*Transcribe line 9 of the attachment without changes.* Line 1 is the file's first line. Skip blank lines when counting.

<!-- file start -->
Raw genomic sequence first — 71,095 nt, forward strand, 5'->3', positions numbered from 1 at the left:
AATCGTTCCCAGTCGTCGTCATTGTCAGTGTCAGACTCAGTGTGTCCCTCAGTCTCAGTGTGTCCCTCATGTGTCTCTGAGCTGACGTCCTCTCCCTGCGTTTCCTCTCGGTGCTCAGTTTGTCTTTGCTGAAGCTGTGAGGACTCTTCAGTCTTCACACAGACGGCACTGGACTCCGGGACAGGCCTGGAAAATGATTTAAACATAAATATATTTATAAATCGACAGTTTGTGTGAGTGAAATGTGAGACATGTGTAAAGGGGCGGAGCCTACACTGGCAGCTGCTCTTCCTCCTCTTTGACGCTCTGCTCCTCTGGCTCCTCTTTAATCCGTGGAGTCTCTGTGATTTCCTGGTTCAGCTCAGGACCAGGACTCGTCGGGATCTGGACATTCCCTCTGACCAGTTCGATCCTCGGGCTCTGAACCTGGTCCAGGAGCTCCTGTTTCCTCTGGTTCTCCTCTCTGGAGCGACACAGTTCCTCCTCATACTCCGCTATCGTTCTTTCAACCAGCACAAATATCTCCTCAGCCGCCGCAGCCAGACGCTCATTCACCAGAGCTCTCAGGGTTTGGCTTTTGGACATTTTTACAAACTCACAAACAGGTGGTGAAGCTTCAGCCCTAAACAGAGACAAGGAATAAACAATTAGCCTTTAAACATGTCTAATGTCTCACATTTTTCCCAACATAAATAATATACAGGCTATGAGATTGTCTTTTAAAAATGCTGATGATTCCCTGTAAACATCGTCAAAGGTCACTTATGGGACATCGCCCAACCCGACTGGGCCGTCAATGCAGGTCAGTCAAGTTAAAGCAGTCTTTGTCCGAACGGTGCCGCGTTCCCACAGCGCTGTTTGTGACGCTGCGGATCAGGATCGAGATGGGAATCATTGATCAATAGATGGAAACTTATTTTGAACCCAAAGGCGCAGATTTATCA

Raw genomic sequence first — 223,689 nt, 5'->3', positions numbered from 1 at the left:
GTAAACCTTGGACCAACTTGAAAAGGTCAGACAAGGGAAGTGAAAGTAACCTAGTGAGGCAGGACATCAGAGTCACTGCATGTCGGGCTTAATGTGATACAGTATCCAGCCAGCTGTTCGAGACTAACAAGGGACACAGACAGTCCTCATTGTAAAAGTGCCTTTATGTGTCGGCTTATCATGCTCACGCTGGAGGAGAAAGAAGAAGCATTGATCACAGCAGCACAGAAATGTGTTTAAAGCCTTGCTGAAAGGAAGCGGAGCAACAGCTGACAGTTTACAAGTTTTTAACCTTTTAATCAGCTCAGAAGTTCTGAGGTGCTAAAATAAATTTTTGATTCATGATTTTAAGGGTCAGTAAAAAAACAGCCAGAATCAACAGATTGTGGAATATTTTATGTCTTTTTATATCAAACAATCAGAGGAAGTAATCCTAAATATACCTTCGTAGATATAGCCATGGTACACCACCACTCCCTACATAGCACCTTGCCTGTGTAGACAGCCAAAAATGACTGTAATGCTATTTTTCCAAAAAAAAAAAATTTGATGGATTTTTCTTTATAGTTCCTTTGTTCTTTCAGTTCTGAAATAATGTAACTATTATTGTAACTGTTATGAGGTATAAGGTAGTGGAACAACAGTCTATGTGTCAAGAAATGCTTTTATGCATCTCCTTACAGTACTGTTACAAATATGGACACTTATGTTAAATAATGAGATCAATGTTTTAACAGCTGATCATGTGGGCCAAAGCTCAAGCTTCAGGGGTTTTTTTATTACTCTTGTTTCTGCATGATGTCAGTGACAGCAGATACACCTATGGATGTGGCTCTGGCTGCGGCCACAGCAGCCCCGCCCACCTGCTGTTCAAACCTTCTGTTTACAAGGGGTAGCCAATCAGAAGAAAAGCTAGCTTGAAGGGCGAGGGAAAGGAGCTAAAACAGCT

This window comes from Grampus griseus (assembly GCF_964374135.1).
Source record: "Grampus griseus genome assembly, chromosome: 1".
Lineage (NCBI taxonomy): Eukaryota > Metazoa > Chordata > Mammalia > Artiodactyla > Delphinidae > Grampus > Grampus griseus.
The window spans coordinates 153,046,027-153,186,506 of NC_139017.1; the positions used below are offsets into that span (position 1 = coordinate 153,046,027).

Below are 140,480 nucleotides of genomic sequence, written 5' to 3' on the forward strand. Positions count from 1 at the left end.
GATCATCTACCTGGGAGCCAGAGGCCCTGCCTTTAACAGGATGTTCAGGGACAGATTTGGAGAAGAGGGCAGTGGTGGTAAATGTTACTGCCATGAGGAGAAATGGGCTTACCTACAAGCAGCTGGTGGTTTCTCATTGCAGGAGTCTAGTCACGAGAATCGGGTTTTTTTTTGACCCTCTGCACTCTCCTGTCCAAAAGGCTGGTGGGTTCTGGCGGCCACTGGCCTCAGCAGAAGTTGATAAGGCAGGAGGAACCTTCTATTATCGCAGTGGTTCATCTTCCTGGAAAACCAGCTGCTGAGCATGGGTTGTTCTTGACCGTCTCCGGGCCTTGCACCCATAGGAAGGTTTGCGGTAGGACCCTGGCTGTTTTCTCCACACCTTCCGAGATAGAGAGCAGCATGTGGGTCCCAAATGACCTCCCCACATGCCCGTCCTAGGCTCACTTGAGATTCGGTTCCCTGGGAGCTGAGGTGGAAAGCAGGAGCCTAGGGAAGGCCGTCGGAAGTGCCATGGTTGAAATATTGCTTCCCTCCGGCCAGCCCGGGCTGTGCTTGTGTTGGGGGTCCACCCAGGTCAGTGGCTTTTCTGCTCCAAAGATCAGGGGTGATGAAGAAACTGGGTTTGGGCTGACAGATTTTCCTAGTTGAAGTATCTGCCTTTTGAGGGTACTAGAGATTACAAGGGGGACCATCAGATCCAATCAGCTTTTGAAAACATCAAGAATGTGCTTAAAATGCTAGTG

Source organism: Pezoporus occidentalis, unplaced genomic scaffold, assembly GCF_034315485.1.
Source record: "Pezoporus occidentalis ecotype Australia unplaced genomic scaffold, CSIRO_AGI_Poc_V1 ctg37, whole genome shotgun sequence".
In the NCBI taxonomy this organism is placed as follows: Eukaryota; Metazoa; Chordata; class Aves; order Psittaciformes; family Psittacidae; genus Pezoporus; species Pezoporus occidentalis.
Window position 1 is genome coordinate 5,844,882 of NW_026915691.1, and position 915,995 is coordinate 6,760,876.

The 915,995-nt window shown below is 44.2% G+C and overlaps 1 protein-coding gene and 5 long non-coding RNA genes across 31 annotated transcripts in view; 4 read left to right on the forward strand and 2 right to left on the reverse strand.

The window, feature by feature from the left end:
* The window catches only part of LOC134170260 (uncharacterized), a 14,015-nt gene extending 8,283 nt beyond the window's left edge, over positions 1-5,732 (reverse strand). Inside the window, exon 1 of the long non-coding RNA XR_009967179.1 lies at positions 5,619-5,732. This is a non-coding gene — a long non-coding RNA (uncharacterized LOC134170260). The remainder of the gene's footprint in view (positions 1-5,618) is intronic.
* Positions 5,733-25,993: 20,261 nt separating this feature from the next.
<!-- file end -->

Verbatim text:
Below are 140,480 nucleotides of genomic sequence, written 5' to 3' on the forward strand. Positions count from 1 at the left end.